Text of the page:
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Popcorn-js 0.3v Release

Popcorn-js is already on version 0.3. If you haven’t been keeping up-to-date feel free to read my 0.2v release blog. The major addition in this release is subtitle support. As it stands popcorn-js can take TTXT, SRT, WebSRT, TTML, SSA, and  SBV files, parse them, and spit out subtitles positioned right on top of the video!!! If you want more information read Steven’s blog post.  Of course we have made numerous other fixes and additions. For a complete list view the changelog.

Looking to get involved?

There is countless ways for people to get involved in the project including idea generation, video generation, bug filing, documentation, promotion, and of course writing code. If you want to get involved here is a list of links to get you started:

If you want to use popcornjs and you are having problems feel free to contact us. You can comment on this blog, file a ticket on Lighthouse, send me an email, or come on IRC. WE WILL HELP YOU 🙂

Popcorn-js in Use

If you have yet to realized popcornjs’ potential, take a second to look at these two sites that use popcorn-js. The first one is the Annotation of the 2011 State of the Union brought to you by PBS and the popcornjs team. The second one shows of Jonathan McIntosh’s Donald Duck remix originally showcased at the Open Video Conference in NY city. Before the making of said page people can only look at the video. Whereas now, you can see all of the different components that had to be mixed together in order to make the video.

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Popcorn-js 0.2v Release

If you haven’t heard about popcorn-js you are seriously missing out. Some Torontonians refer to it as CP24 online but of course its much better –  it’s open-source and allows anyone to make a content driven site. [Read my last post to get a better overview]  It has been less than 6 months since the initial launch of popcorn-js and only 1 month since our decision to make it into a plug-in architecture. Yes, we revamped the entire library in just one month.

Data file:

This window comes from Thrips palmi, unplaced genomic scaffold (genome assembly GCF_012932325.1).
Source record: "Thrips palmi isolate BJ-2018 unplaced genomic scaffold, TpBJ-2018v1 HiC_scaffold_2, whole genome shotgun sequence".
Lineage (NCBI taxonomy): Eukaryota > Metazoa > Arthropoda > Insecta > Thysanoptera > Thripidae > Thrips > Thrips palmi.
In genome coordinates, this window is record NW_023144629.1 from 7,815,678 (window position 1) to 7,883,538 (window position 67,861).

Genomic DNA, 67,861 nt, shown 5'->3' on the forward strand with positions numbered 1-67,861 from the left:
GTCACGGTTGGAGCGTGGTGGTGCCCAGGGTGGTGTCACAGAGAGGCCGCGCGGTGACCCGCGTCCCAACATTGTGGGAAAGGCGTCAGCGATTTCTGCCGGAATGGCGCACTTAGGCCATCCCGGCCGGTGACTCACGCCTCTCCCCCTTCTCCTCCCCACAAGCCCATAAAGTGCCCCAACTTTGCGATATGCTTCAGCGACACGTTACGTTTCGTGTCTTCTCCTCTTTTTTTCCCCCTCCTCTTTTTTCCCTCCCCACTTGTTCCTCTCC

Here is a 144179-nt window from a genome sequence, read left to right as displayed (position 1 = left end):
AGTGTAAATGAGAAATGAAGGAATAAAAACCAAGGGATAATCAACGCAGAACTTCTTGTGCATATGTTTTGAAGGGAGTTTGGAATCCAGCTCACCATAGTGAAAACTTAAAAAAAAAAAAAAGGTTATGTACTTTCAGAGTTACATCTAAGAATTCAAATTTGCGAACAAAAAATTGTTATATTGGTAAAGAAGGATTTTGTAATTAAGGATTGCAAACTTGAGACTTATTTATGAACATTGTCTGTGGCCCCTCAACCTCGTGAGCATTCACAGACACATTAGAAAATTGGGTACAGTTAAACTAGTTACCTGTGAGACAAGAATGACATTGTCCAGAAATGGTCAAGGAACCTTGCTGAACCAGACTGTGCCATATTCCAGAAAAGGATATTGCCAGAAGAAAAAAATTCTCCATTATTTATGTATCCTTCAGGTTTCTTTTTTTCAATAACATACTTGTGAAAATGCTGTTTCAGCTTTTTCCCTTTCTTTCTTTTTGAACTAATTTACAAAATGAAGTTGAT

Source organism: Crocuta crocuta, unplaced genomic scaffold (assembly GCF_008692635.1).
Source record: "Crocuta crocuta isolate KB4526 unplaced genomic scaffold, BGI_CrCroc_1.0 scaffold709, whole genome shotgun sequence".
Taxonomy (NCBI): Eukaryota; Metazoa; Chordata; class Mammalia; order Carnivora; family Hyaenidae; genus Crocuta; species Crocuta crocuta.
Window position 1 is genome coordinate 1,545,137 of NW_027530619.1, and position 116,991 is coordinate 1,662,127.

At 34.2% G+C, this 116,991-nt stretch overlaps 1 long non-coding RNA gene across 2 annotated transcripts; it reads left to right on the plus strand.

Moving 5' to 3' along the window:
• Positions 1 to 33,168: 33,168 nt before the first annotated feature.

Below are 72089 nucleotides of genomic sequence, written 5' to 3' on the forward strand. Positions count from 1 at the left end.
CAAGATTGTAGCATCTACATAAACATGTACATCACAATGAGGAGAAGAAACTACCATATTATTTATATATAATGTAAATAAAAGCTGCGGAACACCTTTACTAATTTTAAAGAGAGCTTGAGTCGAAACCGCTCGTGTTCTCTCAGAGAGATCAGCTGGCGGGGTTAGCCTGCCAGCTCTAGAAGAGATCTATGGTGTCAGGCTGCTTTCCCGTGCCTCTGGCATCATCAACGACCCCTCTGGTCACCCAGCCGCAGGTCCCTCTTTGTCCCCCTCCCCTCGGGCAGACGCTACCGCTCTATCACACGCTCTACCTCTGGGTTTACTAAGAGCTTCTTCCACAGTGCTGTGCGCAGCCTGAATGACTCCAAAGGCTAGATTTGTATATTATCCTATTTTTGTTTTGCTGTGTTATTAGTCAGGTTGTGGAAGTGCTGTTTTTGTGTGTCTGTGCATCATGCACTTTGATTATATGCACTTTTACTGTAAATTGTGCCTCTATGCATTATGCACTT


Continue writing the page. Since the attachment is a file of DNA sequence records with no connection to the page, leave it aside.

Whats Changed?

In short everything; we re-wrote the entire thing. Using a plugin architecture enables people to easily add functionality to the library. Before, in order to get new features people would have to hack the actual popcorn.js file. Now they can make their own files (plugins, parsers) and simply use them. Another advantage of this is the fact that people will no longer need to write XML, although it is still supported.  Check-out the complete changelog. Read bocoup’s blog about the design.

Another exciting addition is butter. People who don’t want to code will need “butter for their popcorn”. Butter 0.1v has just been released. It is an online tool that enables anyone to make a popcorn.js enriched webpage. You just give it a link to your video, choose your plugins, fill in the needed data and it generates a webpage for you!

Looking to get involved?

There is countless ways for people to get involved in the project including idea generation, video generation, bug filing, documentation, promotion, and of course writing code. If you want to get involved here is a list of links to get you started:

View all of my blogs on popcorn-js
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Seneca at polytechnicscanada.ca

Polytechnics Canada is a national alliance made up of nine institutions dedicated to helping colleges and industry create high-quality jobs for the future. The members include Seneca College, Humber College, Sheridan College, OLDS College, George Brown College, Conestoga College British Columbia Institute of Technology, Algonquin College, and SAIT Polytechnic. The idea here is to work closely with companies to promote innovation and practical applied research.  Being a graduate, and now working for Seneca College, I have the opportunity of working with industry partners. Seneca’s Centre for Development of Open Technology is currently working with Mozilla, NexJ, Aerius 3D and Fedora. Out of all the research projects at Seneca, popcornjs was chosen to be presented at the 2010 Polytechnics Canada meetup. Each member was to choose one project that would be presented by a student during a 5 min Power Point presentation. Yes Power Point. 5 min 5 slides. Not sure how that promotes innovation but I guess it allows for a controlled environment with flawless transition from one presentation to the next. Being part of the popcornjs team I volunteered to present. For those of you who do not know what popcornjs is you have to read my blogs more often. I joke. Popcorn.js is a JavaScript library aimed at allowing non-technical people to manipulate open video on the web. It provides a way for filmmakers to control the environment in which their video is viewed by integrating semantic content (wiki articles, google maps, google news, webpages, twitter, flickr) with HTML5 video. I created a demo specifically aimed at explaining what popcorn can do for this presentation. View it here.  Some of the other student presentations consisted of new concept wind mills, water oil filtration units, and high tech. lenses.